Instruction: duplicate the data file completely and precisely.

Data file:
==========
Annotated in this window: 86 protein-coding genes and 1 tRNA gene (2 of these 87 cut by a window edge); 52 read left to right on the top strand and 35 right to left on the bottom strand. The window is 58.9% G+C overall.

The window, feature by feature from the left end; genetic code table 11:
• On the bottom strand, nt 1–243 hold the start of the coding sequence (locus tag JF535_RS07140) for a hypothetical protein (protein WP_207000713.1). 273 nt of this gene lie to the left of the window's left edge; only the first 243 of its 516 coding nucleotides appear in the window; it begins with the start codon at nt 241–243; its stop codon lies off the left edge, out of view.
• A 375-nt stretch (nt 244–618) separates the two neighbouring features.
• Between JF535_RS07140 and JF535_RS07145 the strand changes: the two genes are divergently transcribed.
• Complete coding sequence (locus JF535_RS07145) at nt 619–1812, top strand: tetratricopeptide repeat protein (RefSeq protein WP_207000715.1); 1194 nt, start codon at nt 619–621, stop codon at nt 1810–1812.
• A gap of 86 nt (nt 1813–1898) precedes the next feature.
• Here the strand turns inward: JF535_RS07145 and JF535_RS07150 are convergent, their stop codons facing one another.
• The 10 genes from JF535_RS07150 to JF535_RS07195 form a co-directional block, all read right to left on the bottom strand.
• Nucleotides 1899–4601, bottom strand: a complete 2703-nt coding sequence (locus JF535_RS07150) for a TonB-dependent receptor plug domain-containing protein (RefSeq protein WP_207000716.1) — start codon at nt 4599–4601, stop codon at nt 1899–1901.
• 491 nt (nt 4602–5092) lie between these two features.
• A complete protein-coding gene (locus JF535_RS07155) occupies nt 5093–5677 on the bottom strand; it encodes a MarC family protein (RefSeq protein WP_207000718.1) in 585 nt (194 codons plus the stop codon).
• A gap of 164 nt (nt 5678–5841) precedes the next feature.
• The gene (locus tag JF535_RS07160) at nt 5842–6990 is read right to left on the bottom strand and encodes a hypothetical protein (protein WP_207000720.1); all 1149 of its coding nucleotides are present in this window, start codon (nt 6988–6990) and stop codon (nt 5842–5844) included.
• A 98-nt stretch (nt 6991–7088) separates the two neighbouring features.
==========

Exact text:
Annotated in this window: 86 protein-coding genes and 1 tRNA gene (2 of these 87 cut by a window edge); 52 read left to right on the top strand and 35 right to left on the bottom strand. The window is 58.9% G+C overall.

The window, feature by feature from the left end; genetic code table 11:
• On the bottom strand, nt 1–243 hold the start of the coding sequence (locus tag JF535_RS07140) for a hypothetical protein (protein WP_207000713.1). 273 nt of this gene lie to the left of the window's left edge; only the first 243 of its 516 coding nucleotides appear in the window; it begins with the start codon at nt 241–243; its stop codon lies off the left edge, out of view.
• A 375-nt stretch (nt 244–618) separates the two neighbouring features.
• Between JF535_RS07140 and JF535_RS07145 the strand changes: the two genes are divergently transcribed.
• Complete coding sequence (locus JF535_RS07145) at nt 619–1812, top strand: tetratricopeptide repeat protein (RefSeq protein WP_207000715.1); 1194 nt, start codon at nt 619–621, stop codon at nt 1810–1812.
• A gap of 86 nt (nt 1813–1898) precedes the next feature.
• Here the strand turns inward: JF535_RS07145 and JF535_RS07150 are convergent, their stop codons facing one another.
• The 10 genes from JF535_RS07150 to JF535_RS07195 form a co-directional block, all read right to left on the bottom strand.
• Nucleotides 1899–4601, bottom strand: a complete 2703-nt coding sequence (locus JF535_RS07150) for a TonB-dependent receptor plug domain-containing protein (RefSeq protein WP_207000716.1) — start codon at nt 4599–4601, stop codon at nt 1899–1901.
• 491 nt (nt 4602–5092) lie between these two features.
• A complete protein-coding gene (locus JF535_RS07155) occupies nt 5093–5677 on the bottom strand; it encodes a MarC family protein (RefSeq protein WP_207000718.1) in 585 nt (194 codons plus the stop codon).
• A gap of 164 nt (nt 5678–5841) precedes the next feature.
• The gene (locus tag JF535_RS07160) at nt 5842–6990 is read right to left on the bottom strand and encodes a hypothetical protein (protein WP_207000720.1); all 1149 of its coding nucleotides are present in this window, start codon (nt 6988–6990) and stop codon (nt 5842–5844) included.
• A 98-nt stretch (nt 6991–7088) separates the two neighbouring features.